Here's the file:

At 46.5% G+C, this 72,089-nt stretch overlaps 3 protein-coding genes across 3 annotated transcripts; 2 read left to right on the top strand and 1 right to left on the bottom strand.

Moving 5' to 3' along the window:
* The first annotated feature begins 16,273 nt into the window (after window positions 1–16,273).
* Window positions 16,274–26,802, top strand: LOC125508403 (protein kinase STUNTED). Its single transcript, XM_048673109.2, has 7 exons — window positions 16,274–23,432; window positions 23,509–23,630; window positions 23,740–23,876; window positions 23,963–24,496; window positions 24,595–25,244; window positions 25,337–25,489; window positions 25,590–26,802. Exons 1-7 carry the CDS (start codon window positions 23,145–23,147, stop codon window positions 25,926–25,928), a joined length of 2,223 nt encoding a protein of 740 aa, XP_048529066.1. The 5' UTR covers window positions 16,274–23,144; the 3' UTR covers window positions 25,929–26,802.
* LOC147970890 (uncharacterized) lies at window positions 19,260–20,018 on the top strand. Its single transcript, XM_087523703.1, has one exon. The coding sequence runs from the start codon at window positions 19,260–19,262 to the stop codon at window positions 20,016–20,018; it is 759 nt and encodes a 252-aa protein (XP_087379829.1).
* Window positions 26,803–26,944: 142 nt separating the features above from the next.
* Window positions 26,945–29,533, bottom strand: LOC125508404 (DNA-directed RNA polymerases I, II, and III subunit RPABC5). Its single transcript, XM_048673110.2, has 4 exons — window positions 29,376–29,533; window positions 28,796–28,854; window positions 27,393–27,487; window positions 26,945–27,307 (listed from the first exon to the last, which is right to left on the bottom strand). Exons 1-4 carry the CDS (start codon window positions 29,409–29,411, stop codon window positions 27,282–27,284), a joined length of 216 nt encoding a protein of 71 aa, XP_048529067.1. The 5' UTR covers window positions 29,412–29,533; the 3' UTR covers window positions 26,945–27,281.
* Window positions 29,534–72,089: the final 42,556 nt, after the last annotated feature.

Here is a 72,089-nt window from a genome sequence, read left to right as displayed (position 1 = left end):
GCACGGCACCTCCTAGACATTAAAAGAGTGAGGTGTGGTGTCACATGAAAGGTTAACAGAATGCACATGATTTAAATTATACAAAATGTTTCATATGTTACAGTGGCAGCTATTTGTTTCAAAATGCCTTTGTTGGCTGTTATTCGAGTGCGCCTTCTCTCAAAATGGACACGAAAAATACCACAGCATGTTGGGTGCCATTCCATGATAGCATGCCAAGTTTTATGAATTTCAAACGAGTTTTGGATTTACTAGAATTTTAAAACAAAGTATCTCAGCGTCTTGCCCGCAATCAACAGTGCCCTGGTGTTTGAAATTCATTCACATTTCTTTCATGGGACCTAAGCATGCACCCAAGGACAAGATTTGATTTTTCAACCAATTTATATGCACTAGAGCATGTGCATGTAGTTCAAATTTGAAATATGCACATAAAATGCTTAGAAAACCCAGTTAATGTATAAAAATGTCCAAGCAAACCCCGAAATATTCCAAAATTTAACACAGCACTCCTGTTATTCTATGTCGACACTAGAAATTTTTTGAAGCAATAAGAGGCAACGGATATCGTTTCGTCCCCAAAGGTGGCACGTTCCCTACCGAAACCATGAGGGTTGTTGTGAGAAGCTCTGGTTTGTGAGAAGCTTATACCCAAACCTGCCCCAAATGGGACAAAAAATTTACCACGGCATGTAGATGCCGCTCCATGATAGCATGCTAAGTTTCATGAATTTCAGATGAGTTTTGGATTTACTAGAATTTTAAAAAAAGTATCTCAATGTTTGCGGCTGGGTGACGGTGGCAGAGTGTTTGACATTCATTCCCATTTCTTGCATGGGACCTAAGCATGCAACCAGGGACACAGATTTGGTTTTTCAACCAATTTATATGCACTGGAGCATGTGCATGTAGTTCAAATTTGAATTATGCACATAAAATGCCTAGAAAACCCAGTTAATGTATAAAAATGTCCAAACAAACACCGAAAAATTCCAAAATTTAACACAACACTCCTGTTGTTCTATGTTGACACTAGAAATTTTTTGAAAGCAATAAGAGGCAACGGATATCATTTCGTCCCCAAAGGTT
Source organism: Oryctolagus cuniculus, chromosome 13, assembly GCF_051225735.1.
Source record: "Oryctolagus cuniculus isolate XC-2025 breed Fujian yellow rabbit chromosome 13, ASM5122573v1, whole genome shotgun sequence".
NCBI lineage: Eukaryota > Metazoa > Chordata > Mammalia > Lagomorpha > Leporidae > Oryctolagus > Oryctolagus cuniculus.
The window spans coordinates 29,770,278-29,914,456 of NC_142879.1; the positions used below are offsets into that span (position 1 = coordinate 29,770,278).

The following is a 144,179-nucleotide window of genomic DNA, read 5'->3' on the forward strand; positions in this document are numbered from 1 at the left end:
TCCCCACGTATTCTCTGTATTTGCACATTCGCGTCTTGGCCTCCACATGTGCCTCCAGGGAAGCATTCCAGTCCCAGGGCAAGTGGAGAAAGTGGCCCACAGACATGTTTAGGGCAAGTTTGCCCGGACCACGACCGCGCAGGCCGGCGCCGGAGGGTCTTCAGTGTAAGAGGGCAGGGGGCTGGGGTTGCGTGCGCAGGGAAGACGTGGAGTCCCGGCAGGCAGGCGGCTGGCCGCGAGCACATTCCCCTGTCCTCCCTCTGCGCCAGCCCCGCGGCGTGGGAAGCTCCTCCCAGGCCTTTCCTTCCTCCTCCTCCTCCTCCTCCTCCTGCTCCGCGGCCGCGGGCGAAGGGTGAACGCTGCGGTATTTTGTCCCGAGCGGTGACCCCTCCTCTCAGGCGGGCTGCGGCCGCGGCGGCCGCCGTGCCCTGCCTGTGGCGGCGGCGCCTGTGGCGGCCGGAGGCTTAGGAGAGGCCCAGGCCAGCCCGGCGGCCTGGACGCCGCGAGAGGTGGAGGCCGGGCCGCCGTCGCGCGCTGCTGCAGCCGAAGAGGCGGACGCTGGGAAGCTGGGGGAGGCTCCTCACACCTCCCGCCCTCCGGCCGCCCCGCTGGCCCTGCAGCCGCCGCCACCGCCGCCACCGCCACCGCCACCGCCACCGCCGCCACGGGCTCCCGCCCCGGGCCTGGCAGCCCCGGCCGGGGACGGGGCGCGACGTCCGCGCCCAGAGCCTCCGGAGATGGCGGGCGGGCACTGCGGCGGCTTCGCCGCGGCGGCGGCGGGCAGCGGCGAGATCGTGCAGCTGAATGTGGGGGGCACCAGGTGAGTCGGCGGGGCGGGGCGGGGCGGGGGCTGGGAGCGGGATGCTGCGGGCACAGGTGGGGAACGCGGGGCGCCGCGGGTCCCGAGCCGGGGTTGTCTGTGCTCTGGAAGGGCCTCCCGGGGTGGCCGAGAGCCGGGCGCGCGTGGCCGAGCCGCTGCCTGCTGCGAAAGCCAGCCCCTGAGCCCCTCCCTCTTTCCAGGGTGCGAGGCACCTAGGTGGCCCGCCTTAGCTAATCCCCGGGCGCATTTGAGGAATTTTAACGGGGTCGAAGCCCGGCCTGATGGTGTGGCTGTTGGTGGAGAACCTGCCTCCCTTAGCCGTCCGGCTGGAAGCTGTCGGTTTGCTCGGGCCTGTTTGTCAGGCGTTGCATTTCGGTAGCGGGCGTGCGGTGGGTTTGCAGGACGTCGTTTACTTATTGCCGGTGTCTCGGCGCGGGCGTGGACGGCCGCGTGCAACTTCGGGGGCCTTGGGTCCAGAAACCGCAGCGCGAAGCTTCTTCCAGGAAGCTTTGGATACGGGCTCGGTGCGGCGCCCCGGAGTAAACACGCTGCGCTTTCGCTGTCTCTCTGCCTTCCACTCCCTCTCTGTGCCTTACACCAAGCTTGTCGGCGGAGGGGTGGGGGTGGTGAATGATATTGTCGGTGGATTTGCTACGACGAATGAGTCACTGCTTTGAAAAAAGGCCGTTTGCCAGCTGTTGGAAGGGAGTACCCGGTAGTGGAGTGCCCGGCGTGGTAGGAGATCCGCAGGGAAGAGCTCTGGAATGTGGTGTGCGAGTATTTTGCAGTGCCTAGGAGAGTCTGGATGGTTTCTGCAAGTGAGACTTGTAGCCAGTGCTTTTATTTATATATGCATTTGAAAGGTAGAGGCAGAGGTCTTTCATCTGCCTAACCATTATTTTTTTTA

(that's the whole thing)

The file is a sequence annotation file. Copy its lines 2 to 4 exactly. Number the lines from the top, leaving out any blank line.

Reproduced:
Moving 5' to 3' along the window:
* The first annotated feature begins 16,273 nt into the window (after window positions 1–16,273).
* Window positions 16,274–26,802, top strand: LOC125508403 (protein kinase STUNTED). Its single transcript, XM_048673109.2, has 7 exons — window positions 16,274–23,432; window positions 23,509–23,630; window positions 23,740–23,876; window positions 23,963–24,496; window positions 24,595–25,244; window positions 25,337–25,489; window positions 25,590–26,802. Exons 1-7 carry the CDS (start codon window positions 23,145–23,147, stop codon window positions 25,926–25,928), a joined length of 2,223 nt encoding a protein of 740 aa, XP_048529066.1. The 5' UTR covers window positions 16,274–23,144; the 3' UTR covers window positions 25,929–26,802.